Tag Archives: ferghana valley

ode to anwar

After waiting through a minor delay, when Valery’s colleague careened over a huge fender in the road and punctured the gas tank, I had a good idea of the new group. After Valery patched up the tank with some chewing gum and a stick, we continued over the mountain pass into the Ferghana Valley. It wasn’t a great way to begin the tour but they became acquainted with each other and the merciless Uzbek sun.

On our way into the valley, we stopped for tea at a Chaikhana (teahouse) on the side of the road. As we refreshed, a lovely young man came by and greeted us.

“Hello Dear Guests, I am Anwar, your guide to Ferghana Valley.”

He and I were extremely suspicious of one another at first. I don’t book a local guide for that day of the tour, and I wanted to know what he was doing there—and would I be expected to pay him. I suppose that he was suspicious of me only because I was so quizzical and unimpressed.

Not because Anwar Khairullin isn’t impressive. He works hard, dresses well (a real achievement when Ferghana City is home) and is delightfully charismatic.

He started coming around to me when we were at a potter’s home, about the third hour into his impromptu tour. I asked Rustam, the potter, why he and Anwar spoke to each other in Russian, rather than in Uzbek. Rustam explained that it’s because he is a Tatar and Uzbek is not his first language. Anwar overheard and seemed charmed that I’d bothered to attempt conversation with Rustam in my shockingly poor Russian. Since that moment, Anwar grew increasingly affectionate.

I warmed up to Anwar and his not-quite-fluent English skills about an hour later, when he told me how he taught himself English. He started in the tourist business as a porter in the mountains of Kyrgyzstan. He spoke no English, but taught himself by immersion, by spending months at a time having to communicate with tourists solely in English. I was impressed. That’s how I’m trying to learn Russian (without classes, I mean, not as a porter in the mountains of Kyrgyzstan) and it’s not easy. In fact, it is more difficult because I am expected to speak largely to Australian tourists in English. Much to my chagrin, total immersion via non-English speakers isn’t exactly an option. Not yet anyway.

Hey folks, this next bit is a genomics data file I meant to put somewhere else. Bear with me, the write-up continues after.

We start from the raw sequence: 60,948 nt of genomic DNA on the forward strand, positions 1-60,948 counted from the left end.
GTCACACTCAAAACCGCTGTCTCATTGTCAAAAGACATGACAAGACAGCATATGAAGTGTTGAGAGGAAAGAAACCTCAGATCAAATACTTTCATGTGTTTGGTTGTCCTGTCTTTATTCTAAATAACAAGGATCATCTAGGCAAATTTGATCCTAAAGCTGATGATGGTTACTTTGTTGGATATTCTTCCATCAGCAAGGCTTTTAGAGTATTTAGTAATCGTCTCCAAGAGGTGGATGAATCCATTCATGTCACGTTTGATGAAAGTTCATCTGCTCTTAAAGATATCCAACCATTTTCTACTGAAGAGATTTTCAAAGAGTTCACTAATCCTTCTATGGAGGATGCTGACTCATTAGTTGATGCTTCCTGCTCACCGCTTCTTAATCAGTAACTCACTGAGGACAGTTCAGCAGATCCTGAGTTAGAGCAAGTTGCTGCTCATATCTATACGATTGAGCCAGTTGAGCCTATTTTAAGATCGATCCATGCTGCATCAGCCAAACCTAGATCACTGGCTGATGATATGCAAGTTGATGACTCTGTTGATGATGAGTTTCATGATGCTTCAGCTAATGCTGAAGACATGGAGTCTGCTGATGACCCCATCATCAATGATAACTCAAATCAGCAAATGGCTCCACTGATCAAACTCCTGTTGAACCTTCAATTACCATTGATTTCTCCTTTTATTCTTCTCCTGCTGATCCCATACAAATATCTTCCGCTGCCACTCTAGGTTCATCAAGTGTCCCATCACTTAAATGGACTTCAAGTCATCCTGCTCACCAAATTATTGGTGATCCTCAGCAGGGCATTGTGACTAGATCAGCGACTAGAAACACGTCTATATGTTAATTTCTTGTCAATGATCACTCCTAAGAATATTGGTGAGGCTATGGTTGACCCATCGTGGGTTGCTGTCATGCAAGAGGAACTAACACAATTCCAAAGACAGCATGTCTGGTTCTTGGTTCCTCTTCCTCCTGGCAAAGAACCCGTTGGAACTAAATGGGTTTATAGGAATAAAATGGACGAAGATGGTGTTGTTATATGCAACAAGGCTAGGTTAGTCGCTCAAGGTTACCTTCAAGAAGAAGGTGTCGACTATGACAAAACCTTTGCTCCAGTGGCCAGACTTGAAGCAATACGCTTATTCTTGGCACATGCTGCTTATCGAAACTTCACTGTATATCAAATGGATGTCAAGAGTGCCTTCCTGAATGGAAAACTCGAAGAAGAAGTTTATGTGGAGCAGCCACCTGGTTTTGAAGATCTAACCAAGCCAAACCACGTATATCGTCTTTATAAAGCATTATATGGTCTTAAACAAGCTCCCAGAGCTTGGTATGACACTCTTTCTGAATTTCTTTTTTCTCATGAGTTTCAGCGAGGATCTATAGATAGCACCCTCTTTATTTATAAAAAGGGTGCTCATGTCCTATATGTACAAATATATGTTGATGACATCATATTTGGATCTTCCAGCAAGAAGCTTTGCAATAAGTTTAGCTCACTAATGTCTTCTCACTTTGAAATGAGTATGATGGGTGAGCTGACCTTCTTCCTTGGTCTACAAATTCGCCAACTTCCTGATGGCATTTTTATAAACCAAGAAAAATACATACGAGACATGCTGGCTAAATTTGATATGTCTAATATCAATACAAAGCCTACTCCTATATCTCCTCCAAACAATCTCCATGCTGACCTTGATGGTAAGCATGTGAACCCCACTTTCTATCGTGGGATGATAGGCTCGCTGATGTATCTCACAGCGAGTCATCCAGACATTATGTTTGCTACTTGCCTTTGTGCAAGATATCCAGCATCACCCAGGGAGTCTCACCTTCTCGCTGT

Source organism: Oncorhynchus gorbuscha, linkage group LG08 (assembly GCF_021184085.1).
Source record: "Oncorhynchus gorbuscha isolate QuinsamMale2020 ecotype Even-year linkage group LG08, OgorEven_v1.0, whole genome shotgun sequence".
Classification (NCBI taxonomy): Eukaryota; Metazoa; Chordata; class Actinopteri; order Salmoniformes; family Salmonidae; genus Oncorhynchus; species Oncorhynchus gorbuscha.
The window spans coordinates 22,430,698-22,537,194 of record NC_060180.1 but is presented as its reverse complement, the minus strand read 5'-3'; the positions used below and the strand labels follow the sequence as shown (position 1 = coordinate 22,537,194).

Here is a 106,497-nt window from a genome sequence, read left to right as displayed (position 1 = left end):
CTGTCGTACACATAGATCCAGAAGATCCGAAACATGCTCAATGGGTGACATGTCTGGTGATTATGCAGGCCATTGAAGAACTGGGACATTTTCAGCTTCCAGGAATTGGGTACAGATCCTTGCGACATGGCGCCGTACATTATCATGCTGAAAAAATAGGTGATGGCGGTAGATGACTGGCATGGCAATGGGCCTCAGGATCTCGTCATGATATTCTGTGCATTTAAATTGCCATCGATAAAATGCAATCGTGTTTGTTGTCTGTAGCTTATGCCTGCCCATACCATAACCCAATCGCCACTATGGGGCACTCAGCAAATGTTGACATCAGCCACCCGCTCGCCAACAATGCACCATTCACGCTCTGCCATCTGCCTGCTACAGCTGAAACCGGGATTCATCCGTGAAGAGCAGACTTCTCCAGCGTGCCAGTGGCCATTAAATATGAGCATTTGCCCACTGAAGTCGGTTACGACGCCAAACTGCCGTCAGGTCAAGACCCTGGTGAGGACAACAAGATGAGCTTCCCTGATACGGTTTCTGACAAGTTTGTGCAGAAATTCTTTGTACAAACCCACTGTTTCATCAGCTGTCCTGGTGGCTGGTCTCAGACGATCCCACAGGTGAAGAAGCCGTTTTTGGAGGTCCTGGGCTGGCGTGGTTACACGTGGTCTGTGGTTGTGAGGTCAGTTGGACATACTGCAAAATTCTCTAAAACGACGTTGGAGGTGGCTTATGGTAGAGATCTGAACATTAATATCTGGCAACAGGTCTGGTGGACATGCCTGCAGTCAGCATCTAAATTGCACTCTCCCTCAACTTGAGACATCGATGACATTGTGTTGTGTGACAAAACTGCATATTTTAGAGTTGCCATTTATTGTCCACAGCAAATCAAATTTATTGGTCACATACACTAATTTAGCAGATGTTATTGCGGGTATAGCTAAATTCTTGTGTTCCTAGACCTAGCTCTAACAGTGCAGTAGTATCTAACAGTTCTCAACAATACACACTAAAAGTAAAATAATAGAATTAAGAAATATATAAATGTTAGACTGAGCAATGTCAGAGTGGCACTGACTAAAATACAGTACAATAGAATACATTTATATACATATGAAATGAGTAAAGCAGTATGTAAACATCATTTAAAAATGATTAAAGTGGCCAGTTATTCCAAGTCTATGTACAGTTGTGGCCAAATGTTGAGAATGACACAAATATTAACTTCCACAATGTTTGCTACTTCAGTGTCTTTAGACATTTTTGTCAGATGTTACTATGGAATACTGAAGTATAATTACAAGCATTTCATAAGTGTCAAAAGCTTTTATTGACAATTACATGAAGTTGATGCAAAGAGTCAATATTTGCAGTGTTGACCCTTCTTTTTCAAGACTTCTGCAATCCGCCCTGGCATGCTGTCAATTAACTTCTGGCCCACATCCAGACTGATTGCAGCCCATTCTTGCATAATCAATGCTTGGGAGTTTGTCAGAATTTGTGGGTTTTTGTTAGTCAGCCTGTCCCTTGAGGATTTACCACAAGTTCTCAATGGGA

So why was Anwar there? It was a business move. He works for the usually inept Uzbek tour company that my Australian tour company uses to book certain services—like our transport to Ferghana. More profitably, he works as a freelance guide. Knowing that his biggest competitor (& Mario’s favorite) works at the hotel where we stay, he met us en route to pitch his services for the next day. Clever; It worked.

And I have no regrets—he’s a great guide. He’s quite an entertainer and presents himself to the tourists as what he thinks a good Uzbek man should be. It’s quite entertaining for me because between his monologues, he talks to me gamely, and drops the facade.

He gives the tourists what they want: a good Muslim boy with offbeat explanations for Uzbek custom. At a local museum, when he pointed out the pounds of heavy, jangling jewelry that Uzbek women once wore, he described them as an ancient security system, “So that men could hear where their wives went.”

Robbie, my favorite tourist, muttered to her husband, “Hmmm. Seems more efficient than checking the odometer.”


The tourists don’t hear that Anwar is not ethnically Uzbek. He, like Rustam, is a Tartar, and his closest ancestors migrated from Kazakhstan. Nor do the tourists hear that he is an atheist. Nor that men from the East, like him, make very good babies with women from the West, like me. He said this in Russian, so I had to consult his dictionary twice, screw my face up a few times, and wait until he pounded my knee and doubled over in laughter to be sure that he said what I thought he said.